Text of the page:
April 14, 2017
I’m still trying to accept the Type 1 diabetes diagnosis. I realize this isn’t a death sentence. This is a completely livable condition. It likely won’t kill me, unless I fail to manage it.
Therein lies the burden: management.
I am still in the adjustment phase. I’m not carb counting (yet seeing the need for it with each passing meal!) rather I’m administering insulin based on the level of my blood sugar. It’s a retro adjustment rather than a forward-looking adjustment. If I am high at the beginning of a meal (due to what I ate at the last meal) then I take more insulin regardless of what I plan to eat at the current meal. I totally see why diabetics count carbs, and I’m actually looking forward to it. Weird-o.
Back to management: it’s exhausting. I have two young boys who command a lot of my attention, and when they aren’t, I’m “managing.” I’m testing my glucose level, administering insulin, cooking a meal, answering the phone (talking to doctors, pharmacists, SO MANY diabetic support programs, etc.), talking to the health insurance company AGAIN, etc. etc. It’s exhausting. My introverted self has not had a moment to think. Until right now, really, as I type this. Super dad took the boys out golfing, and I am typing away. Processing, if you will.
I have some thoughts to get out. Here it is in all it’s selfish glory: I feel like I’ve already suffered enough, medically speaking. This diagnosis doesn’t seem fair.
I feel guilty even typing that. I know it’s wrong. God made my body exactly as He intended. Psalm 139 says
For you created my inmost being;
you knit me together in my mother’s womb.
I praise you because I am fearfully and wonderfully made;
your works are wonderful,
I know that full well.
My frame was not hidden from you
when I was made in the secret place,
when I was woven together in the depths of the earth.
Your eyes saw my unformed body;
all the days ordained for me were written in your book
before one of them came to be.
This passage was especially comforting to me after I went through my AVM surgery. God put my AVM in my brain. He did it on purpose. It didn’t surprise Him. It was enormously comforting to know that my AVM was a part of His plan, His purpose, for me.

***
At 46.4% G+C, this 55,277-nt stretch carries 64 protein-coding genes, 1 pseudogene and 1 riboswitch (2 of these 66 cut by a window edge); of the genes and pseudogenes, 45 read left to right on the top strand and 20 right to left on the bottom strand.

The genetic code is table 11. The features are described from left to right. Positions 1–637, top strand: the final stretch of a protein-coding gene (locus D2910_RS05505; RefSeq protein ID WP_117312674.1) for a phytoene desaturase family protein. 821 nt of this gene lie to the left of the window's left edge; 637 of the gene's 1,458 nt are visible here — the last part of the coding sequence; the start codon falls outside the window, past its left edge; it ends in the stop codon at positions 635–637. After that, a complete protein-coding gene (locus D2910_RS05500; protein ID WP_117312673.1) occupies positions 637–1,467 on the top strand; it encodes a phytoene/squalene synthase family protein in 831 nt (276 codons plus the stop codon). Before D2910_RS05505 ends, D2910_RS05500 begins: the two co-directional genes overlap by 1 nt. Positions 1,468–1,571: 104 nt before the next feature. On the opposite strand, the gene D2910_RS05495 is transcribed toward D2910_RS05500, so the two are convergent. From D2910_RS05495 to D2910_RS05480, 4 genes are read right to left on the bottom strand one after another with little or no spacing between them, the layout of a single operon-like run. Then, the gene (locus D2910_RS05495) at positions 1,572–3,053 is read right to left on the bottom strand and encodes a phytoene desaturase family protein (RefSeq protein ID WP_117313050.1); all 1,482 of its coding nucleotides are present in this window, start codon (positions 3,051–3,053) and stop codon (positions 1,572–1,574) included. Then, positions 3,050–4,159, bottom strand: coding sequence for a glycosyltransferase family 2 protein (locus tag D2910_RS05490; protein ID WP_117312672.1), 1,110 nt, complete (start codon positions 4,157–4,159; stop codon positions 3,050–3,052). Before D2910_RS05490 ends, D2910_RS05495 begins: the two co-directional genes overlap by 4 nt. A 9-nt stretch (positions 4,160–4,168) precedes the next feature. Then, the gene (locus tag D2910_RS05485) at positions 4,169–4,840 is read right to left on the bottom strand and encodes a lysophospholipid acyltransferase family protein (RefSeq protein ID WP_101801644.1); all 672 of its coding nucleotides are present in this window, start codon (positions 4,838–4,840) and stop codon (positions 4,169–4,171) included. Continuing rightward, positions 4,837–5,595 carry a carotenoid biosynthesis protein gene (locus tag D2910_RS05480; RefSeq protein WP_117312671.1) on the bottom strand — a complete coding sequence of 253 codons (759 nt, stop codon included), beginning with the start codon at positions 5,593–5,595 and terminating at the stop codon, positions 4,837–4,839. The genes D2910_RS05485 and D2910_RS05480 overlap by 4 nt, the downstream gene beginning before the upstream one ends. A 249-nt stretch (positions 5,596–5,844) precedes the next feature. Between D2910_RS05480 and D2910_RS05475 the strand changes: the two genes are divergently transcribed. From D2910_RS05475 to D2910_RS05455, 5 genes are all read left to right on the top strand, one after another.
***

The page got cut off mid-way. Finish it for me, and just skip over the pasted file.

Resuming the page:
It was easier to accept His plan for me with a one time surgery that turned out so positively. It is a lot harder to accept a lifetime diagnosis that requires constant care and attention.
And yet, I know my God is faithful and true. He would not let anything happen to me outside of His plan. His plan was for my pancreas to stop working normally around April 1, 2017.
The week before the diagnosis, I was studying John 18 and 19 in my BSF Bible study. This is the trial and torture of Jesus before His crucifixion. Pilate’s indecision was a decision against Jesus. Even when Pilate saw that Jesus was not guilty of the crimes the Jewish leaders accused him of, Pilate did not stand up for truth. I left BSF that day with the question “Is Jesus my Savior and my King?” stuck in my head. I wrote it at the top of my notes. Is it true? Is Jesus Lord of everything? All areas of my life?
Later that day, I wrote this down
Is Jesus my Savior and King? Is He really Lord of my life? Am I acting on the truth given to me? I sure pray it is so. Lord, use me; change me, don’t let me be stagnant. Make me more like you.
I wrote this on Wednesday, March 29, 2017, three days before I started having symptoms of Type 1 diabetes. I believe God’s purpose with the diagnosis is to change me, to use me, to make me more like Him. I refuse to let this opportunity to go to waste. I want it to be used for God’s glory. Anything less and I will be striving for nothing.